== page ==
It has been a rainy week in several parts of the country due to another rain-producing system passing through the Philippine Area of Responsibility. Declared as a Tropical Storm, Falcon moved across the country, and Northern and Central Luzon were significantly affected by heavy to extreme rains, although no damaging winds were recorded.
El Niño Update
Despite the rains and the announcement that we are now entering a Neutral Climate, the effects of the previously announced Weak El Niño still remains in effect. The official Climate Prediction Center/International Research Institute Probabilistic El Niño Southern Oscillation (ENSO) Forecast released in July 11 stated that we are now moving to a Neutral Climate. The Weak El Niño recorded a steady drop to 49% in July, and is expected to decrease further at 37% to 30% in the succeeding three-month period, transitioning to Neutral or Normal Climate. What this means is that despite the arrival of the rainy season a few weeks ago for provinces under Climate Type I, there will still be a significant reduction on rainfall distribution in other parts of the archipelago for a few months.
Based on studies, the Philippines is divided into four climatic types, depending on how rainfall is distributed throughout the year:
- Type I – Two pronounced seasons: wet and dry, with maximum rain period from June to September and a dry season which lasts from 3 to 6 months;
- Type II – No dry season, with a very pronounced maximum rain period that occurs in December and January;
- Type III – Not very pronounced maximum rain period, with a short dry season lasting from 1 to 3 months;
- Type IV – Rainfall more or less distributed throughout the year
Counting the cost of El Niño
As El Niño’s impact increases on various sectors of the society, the reality is it could affect food security and water supply.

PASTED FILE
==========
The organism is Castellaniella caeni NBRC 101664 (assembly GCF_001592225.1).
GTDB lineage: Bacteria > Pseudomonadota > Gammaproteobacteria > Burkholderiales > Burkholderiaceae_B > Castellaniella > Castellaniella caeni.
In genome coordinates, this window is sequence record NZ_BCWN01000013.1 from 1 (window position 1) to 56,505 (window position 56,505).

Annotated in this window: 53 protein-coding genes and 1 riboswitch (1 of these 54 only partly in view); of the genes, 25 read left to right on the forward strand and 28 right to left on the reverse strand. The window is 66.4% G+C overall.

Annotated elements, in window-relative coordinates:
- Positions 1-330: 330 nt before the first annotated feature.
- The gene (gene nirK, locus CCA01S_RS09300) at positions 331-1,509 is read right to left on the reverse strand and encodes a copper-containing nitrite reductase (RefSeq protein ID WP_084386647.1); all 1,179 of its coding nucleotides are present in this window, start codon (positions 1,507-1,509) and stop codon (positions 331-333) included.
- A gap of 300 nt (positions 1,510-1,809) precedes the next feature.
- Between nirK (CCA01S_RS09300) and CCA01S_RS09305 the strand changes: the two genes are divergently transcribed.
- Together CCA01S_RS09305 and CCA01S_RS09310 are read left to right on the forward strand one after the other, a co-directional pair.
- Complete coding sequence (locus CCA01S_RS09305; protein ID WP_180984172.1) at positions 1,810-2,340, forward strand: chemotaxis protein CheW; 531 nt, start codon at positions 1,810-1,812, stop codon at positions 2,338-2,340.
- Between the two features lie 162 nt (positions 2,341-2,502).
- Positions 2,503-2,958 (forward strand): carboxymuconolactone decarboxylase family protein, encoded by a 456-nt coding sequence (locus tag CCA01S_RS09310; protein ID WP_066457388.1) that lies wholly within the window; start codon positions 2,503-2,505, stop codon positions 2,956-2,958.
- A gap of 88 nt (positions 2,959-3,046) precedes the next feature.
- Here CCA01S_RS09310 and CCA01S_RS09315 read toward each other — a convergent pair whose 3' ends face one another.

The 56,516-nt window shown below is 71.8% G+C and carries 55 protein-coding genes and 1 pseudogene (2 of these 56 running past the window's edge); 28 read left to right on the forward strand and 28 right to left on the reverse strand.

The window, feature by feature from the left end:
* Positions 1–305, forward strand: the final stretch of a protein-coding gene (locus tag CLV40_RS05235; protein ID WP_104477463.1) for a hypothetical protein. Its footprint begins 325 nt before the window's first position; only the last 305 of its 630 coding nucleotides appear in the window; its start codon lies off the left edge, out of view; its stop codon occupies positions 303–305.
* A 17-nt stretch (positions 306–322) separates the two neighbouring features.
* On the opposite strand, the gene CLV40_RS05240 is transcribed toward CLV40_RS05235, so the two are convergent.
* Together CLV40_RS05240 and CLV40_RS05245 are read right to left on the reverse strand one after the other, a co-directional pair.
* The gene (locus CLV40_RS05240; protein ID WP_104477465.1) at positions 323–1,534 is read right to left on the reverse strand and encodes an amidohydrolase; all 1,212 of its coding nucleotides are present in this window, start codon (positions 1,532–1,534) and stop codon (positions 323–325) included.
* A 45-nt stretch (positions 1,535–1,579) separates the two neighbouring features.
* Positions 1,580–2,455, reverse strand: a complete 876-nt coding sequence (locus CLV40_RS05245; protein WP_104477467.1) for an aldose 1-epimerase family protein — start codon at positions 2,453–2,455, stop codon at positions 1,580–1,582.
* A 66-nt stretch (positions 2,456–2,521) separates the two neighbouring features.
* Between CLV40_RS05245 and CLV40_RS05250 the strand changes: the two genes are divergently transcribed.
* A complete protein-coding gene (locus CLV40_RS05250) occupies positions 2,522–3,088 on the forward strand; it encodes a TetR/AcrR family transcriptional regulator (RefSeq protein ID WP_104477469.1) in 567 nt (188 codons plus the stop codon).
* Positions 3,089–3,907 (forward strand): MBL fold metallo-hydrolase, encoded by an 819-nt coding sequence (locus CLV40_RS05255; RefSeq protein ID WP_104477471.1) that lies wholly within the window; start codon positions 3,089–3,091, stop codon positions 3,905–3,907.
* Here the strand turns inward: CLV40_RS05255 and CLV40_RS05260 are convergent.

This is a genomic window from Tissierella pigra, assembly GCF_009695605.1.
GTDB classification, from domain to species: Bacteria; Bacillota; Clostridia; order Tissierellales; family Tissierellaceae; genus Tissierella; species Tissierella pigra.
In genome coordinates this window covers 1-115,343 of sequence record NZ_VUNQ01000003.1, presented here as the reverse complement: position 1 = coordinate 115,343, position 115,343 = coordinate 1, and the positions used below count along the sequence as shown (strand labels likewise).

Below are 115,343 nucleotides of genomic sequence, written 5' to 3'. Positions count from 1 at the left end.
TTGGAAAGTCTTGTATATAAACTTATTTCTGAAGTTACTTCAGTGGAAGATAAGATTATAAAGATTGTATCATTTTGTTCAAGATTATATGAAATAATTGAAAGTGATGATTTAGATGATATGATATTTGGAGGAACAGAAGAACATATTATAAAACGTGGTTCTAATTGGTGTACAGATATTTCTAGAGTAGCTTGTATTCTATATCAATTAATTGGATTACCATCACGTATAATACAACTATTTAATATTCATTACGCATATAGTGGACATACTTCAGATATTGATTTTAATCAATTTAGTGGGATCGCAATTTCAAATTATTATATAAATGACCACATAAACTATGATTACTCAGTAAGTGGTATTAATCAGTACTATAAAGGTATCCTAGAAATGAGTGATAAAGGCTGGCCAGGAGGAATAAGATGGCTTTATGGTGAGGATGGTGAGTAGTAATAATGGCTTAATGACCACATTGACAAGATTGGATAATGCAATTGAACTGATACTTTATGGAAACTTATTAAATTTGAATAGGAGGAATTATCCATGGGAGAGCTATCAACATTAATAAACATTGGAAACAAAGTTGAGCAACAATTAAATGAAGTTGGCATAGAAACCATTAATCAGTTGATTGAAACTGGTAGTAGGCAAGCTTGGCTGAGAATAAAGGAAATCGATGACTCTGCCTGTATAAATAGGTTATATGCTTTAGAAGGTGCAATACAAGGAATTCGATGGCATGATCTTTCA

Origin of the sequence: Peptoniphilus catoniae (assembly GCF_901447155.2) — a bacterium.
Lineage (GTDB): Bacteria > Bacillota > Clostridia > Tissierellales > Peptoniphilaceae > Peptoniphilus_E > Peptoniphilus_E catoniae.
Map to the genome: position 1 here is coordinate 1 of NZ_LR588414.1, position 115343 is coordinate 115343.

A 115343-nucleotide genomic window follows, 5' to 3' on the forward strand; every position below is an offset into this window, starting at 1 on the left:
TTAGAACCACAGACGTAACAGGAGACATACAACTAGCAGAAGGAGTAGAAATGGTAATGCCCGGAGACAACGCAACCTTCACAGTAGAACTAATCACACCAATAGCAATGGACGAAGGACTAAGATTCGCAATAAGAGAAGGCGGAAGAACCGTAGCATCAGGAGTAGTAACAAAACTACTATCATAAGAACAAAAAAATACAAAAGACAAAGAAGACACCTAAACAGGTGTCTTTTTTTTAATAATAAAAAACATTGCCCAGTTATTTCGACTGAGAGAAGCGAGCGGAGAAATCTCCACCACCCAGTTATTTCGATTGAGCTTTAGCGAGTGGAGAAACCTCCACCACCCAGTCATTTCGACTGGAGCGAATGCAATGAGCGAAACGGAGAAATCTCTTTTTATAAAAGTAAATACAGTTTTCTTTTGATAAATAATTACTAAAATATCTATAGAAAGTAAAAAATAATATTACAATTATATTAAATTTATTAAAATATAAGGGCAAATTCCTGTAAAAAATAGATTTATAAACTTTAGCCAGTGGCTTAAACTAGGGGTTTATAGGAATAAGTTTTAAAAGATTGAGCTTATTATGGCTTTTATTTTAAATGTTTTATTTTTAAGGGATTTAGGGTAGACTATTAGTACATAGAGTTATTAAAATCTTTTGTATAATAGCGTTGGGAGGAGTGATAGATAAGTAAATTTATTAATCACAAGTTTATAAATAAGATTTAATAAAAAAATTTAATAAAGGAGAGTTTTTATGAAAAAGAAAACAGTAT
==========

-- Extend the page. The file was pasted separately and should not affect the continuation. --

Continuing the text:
According to the National Disaster Risk Reduction and Management Council (NDRRMC) Situation Report No. 21 issued on 21 June 2019, there were about 247,610 farmers adversely impacted by the drought and dry spell conditions in Regions I, V, VI, VIII, IX, X, XI, XII, Caraga, and the Cordillera Autonomous Region covering about 277,891 hectares of arable lands. The cost of damage to agriculture was placed at nearly P8 million and total of 49 local government units (LGUs) have already declared states of calamity.
The Department of Agriculture (DA) has since provided crop insurance assistance to about 87,231 farmers and fisherfolk affected by the drought, to the tune of P695 million through the Philippine Crop Insurance Corporation, while the Department of Social Welfare and Development allotted P8.7 million, the LGUs turning over P966 million, and the Office of Civil Defense handing over nearly P300,000 worth of assistance to affected families.
With the recorded damage to date and the projected impact of El Niño in the coming months, the government is doing its best to assist communities through artificially-induced rain or cloud seeding operations.
Cloud seeding ops
The Bureaus of Soils and Water Management (BWSM) in Regions II, III, IV-A, XI, XII and the National Capital Region have conducted about 156 sorties beginning March 24 to June 6 to artificially induce rainfall, of which seven sorties were accomplished by the Philippine Air Force. They will remain on standby for the possible conduct of cloud seeding operations in close coordination with the BSWM in Region II. The total cost of conducting cloud seeding operations stands at P18.3 million according to the DA.
Meanwhile, just recently, the National Water Resource Board (NWRB) implemented the reduction of water allocation from Angat Dam for Municipal Water Supply and Irrigation in the province of Bulacan and parts of Pampanga. The Metropolitan Waterworks and Sewerage System has also started to reduce water pressure to its water concessionaires Maynilad and Manila Water from 16 pounds-force per square inch (psi) to 7 psi – adversely affecting millions of consumers in their service areas around Metro Manila and neighboring provinces. Water conservation measures have to be practiced virtually everyday by everyone. This crisis is not yet over, and it has the potential to complicate matters well into the first quarter of 2020 if not addressed properly.
What does this tell us? Aside from the constant reminder to conserve water, given the current weak El Niño conditions announced last month, WeatherPhilippines advises everyone to continue being #WeatherWiser. This means that we can all improve our practices by being more aware of day-to-day weather conditions and incorporating this knowledge in our decision-making processes.
Interested about being #WeatherWiser? Contact us at firstname.lastname@example.org.
–By Adonis S. Manzan
Typhoon Specialist, WeatherPhilippines Foundation, Inc.